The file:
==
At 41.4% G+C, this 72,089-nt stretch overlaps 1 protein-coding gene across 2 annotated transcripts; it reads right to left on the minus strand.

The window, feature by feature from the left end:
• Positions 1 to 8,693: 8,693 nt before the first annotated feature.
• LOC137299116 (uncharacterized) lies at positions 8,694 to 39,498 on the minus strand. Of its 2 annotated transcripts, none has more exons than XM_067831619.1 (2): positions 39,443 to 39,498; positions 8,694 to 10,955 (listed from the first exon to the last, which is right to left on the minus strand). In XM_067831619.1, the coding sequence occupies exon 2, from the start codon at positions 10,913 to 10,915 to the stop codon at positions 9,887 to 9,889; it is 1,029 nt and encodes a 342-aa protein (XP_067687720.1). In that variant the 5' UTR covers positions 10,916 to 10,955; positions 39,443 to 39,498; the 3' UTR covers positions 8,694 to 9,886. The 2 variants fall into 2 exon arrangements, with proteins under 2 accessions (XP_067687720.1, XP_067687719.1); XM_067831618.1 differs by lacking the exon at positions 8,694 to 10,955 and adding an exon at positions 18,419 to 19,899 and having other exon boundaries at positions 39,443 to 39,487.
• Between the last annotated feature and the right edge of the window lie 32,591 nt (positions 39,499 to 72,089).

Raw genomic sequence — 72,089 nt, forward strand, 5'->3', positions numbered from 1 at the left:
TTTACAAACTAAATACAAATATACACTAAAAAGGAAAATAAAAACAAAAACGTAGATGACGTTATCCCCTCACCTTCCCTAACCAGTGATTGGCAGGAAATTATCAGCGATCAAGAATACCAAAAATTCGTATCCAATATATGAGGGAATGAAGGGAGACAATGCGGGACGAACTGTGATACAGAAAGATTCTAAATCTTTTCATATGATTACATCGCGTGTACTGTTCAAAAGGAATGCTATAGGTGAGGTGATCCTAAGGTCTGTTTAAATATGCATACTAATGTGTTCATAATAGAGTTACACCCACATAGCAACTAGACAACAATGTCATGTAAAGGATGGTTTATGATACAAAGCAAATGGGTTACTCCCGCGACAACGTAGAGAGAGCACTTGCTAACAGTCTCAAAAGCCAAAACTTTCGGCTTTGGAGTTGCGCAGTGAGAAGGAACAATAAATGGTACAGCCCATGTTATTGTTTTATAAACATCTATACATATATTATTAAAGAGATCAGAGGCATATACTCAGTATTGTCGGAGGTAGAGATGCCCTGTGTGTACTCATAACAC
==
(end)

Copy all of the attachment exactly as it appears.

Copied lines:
At 41.4% G+C, this 72,089-nt stretch overlaps 1 protein-coding gene across 2 annotated transcripts; it reads right to left on the minus strand.

The window, feature by feature from the left end:
• Positions 1 to 8,693: 8,693 nt before the first annotated feature.
• LOC137299116 (uncharacterized) lies at positions 8,694 to 39,498 on the minus strand. Of its 2 annotated transcripts, none has more exons than XM_067831619.1 (2): positions 39,443 to 39,498; positions 8,694 to 10,955 (listed from the first exon to the last, which is right to left on the minus strand). In XM_067831619.1, the coding sequence occupies exon 2, from the start codon at positions 10,913 to 10,915 to the stop codon at positions 9,887 to 9,889; it is 1,029 nt and encodes a 342-aa protein (XP_067687720.1). In that variant the 5' UTR covers positions 10,916 to 10,955; positions 39,443 to 39,498; the 3' UTR covers positions 8,694 to 9,886. The 2 variants fall into 2 exon arrangements, with proteins under 2 accessions (XP_067687720.1, XP_067687719.1); XM_067831618.1 differs by lacking the exon at positions 8,694 to 10,955 and adding an exon at positions 18,419 to 19,899 and having other exon boundaries at positions 39,443 to 39,487.
• Between the last annotated feature and the right edge of the window lie 32,591 nt (positions 39,499 to 72,089).

Raw genomic sequence — 72,089 nt, forward strand, 5'->3', positions numbered from 1 at the left:
TTTACAAACTAAATACAAATATACACTAAAAAGGAAAATAAAAACAAAAACGTAGATGACGTTATCCCCTCACCTTCCCTAACCAGTGATTGGCAGGAAATTATCAGCGATCAAGAATACCAAAAATTCGTATCCAATATATGAGGGAATGAAGGGAGACAATGCGGGACGAACTGTGATACAGAAAGATTCTAAATCTTTTCATATGATTACATCGCGTGTACTGTTCAAAAGGAATGCTATAGGTGAGGTGATCCTAAGGTCTGTTTAAATATGCATACTAATGTGTTCATAATAGAGTTACACCCACATAGCAACTAGACAACAATGTCATGTAAAGGATGGTTTATGATACAAAGCAAATGGGTTACTCCCGCGACAACGTAGAGAGAGCACTTGCTAACAGTCTCAAAAGCCAAAACTTTCGGCTTTGGAGTTGCGCAGTGAGAAGGAACAATAAATGGTACAGCCCATGTTATTGTTTTATAAACATCTATACATATATTATTAAAGAGATCAGAGGCATATACTCAGTATTGTCGGAGGTAGAGATGCCCTGTGTGTACTCATAACAC